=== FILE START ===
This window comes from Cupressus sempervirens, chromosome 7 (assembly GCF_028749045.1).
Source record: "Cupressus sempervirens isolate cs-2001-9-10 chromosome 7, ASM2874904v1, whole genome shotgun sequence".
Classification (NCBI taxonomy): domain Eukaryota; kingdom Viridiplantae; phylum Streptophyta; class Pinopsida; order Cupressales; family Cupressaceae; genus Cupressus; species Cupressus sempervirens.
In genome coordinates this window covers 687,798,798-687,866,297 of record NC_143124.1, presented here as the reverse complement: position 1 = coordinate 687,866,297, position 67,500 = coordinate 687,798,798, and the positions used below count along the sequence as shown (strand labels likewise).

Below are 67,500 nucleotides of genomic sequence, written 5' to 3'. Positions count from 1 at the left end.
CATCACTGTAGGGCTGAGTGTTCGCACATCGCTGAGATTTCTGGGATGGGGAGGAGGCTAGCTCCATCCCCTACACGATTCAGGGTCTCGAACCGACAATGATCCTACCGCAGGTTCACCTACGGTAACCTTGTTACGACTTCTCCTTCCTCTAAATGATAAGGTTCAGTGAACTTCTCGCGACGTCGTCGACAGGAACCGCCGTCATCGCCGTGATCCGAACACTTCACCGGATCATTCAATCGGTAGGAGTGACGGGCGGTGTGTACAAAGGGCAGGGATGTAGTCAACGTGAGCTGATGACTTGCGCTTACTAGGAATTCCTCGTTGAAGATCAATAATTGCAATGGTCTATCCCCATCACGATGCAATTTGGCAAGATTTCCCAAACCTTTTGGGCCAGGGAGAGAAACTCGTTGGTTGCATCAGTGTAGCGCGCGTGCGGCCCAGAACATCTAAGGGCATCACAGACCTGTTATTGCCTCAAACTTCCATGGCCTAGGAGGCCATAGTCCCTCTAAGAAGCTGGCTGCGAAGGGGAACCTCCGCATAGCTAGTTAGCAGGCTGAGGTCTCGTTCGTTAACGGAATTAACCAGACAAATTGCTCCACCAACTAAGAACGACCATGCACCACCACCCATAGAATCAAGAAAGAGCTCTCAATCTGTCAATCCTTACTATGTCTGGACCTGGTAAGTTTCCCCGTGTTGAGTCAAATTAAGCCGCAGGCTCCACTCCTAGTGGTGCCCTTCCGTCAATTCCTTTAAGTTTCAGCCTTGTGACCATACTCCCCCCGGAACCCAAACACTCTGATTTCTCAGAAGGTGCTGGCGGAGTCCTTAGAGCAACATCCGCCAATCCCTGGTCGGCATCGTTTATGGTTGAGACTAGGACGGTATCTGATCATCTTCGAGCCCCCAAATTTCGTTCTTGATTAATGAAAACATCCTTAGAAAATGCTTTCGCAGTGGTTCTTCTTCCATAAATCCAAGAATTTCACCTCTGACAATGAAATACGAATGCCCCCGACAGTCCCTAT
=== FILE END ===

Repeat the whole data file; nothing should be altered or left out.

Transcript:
This window comes from Cupressus sempervirens, chromosome 7 (assembly GCF_028749045.1).
Source record: "Cupressus sempervirens isolate cs-2001-9-10 chromosome 7, ASM2874904v1, whole genome shotgun sequence".
Classification (NCBI taxonomy): domain Eukaryota; kingdom Viridiplantae; phylum Streptophyta; class Pinopsida; order Cupressales; family Cupressaceae; genus Cupressus; species Cupressus sempervirens.
In genome coordinates this window covers 687,798,798-687,866,297 of record NC_143124.1, presented here as the reverse complement: position 1 = coordinate 687,866,297, position 67,500 = coordinate 687,798,798, and the positions used below count along the sequence as shown (strand labels likewise).

Below are 67,500 nucleotides of genomic sequence, written 5' to 3'. Positions count from 1 at the left end.
CATCACTGTAGGGCTGAGTGTTCGCACATCGCTGAGATTTCTGGGATGGGGAGGAGGCTAGCTCCATCCCCTACACGATTCAGGGTCTCGAACCGACAATGATCCTACCGCAGGTTCACCTACGGTAACCTTGTTACGACTTCTCCTTCCTCTAAATGATAAGGTTCAGTGAACTTCTCGCGACGTCGTCGACAGGAACCGCCGTCATCGCCGTGATCCGAACACTTCACCGGATCATTCAATCGGTAGGAGTGACGGGCGGTGTGTACAAAGGGCAGGGATGTAGTCAACGTGAGCTGATGACTTGCGCTTACTAGGAATTCCTCGTTGAAGATCAATAATTGCAATGGTCTATCCCCATCACGATGCAATTTGGCAAGATTTCCCAAACCTTTTGGGCCAGGGAGAGAAACTCGTTGGTTGCATCAGTGTAGCGCGCGTGCGGCCCAGAACATCTAAGGGCATCACAGACCTGTTATTGCCTCAAACTTCCATGGCCTAGGAGGCCATAGTCCCTCTAAGAAGCTGGCTGCGAAGGGGAACCTCCGCATAGCTAGTTAGCAGGCTGAGGTCTCGTTCGTTAACGGAATTAACCAGACAAATTGCTCCACCAACTAAGAACGACCATGCACCACCACCCATAGAATCAAGAAAGAGCTCTCAATCTGTCAATCCTTACTATGTCTGGACCTGGTAAGTTTCCCCGTGTTGAGTCAAATTAAGCCGCAGGCTCCACTCCTAGTGGTGCCCTTCCGTCAATTCCTTTAAGTTTCAGCCTTGTGACCATACTCCCCCCGGAACCCAAACACTCTGATTTCTCAGAAGGTGCTGGCGGAGTCCTTAGAGCAACATCCGCCAATCCCTGGTCGGCATCGTTTATGGTTGAGACTAGGACGGTATCTGATCATCTTCGAGCCCCCAAATTTCGTTCTTGATTAATGAAAACATCCTTAGAAAATGCTTTCGCAGTGGTTCTTCTTCCATAAATCCAAGAATTTCACCTCTGACAATGAAATACGAATGCCCCCGACAGTCCCTAT